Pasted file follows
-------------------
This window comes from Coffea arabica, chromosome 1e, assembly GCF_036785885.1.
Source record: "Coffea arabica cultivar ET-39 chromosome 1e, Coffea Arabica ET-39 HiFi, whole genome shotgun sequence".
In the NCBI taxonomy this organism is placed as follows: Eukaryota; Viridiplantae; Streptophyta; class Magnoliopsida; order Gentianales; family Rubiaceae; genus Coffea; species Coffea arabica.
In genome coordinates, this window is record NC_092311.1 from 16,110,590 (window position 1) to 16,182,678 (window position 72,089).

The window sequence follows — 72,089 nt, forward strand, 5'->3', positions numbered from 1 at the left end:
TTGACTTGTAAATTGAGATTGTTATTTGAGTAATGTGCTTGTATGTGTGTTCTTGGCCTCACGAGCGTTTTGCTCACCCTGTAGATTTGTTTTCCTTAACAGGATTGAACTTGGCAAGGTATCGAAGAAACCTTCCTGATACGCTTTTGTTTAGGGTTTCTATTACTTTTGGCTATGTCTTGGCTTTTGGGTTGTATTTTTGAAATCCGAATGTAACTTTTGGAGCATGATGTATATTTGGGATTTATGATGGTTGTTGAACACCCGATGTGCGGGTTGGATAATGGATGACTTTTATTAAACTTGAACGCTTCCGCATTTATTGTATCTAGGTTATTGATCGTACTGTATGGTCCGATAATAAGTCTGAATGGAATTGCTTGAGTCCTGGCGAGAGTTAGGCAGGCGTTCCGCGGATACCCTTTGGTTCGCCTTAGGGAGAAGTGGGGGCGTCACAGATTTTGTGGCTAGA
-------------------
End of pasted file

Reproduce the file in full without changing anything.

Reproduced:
This window comes from Coffea arabica, chromosome 1e, assembly GCF_036785885.1.
Source record: "Coffea arabica cultivar ET-39 chromosome 1e, Coffea Arabica ET-39 HiFi, whole genome shotgun sequence".
In the NCBI taxonomy this organism is placed as follows: Eukaryota; Viridiplantae; Streptophyta; class Magnoliopsida; order Gentianales; family Rubiaceae; genus Coffea; species Coffea arabica.
In genome coordinates, this window is record NC_092311.1 from 16,110,590 (window position 1) to 16,182,678 (window position 72,089).

The window sequence follows — 72,089 nt, forward strand, 5'->3', positions numbered from 1 at the left end:
TTGACTTGTAAATTGAGATTGTTATTTGAGTAATGTGCTTGTATGTGTGTTCTTGGCCTCACGAGCGTTTTGCTCACCCTGTAGATTTGTTTTCCTTAACAGGATTGAACTTGGCAAGGTATCGAAGAAACCTTCCTGATACGCTTTTGTTTAGGGTTTCTATTACTTTTGGCTATGTCTTGGCTTTTGGGTTGTATTTTTGAAATCCGAATGTAACTTTTGGAGCATGATGTATATTTGGGATTTATGATGGTTGTTGAACACCCGATGTGCGGGTTGGATAATGGATGACTTTTATTAAACTTGAACGCTTCCGCATTTATTGTATCTAGGTTATTGATCGTACTGTATGGTCCGATAATAAGTCTGAATGGAATTGCTTGAGTCCTGGCGAGAGTTAGGCAGGCGTTCCGCGGATACCCTTTGGTTCGCCTTAGGGAGAAGTGGGGGCGTCACAGATTTTGTGGCTAGA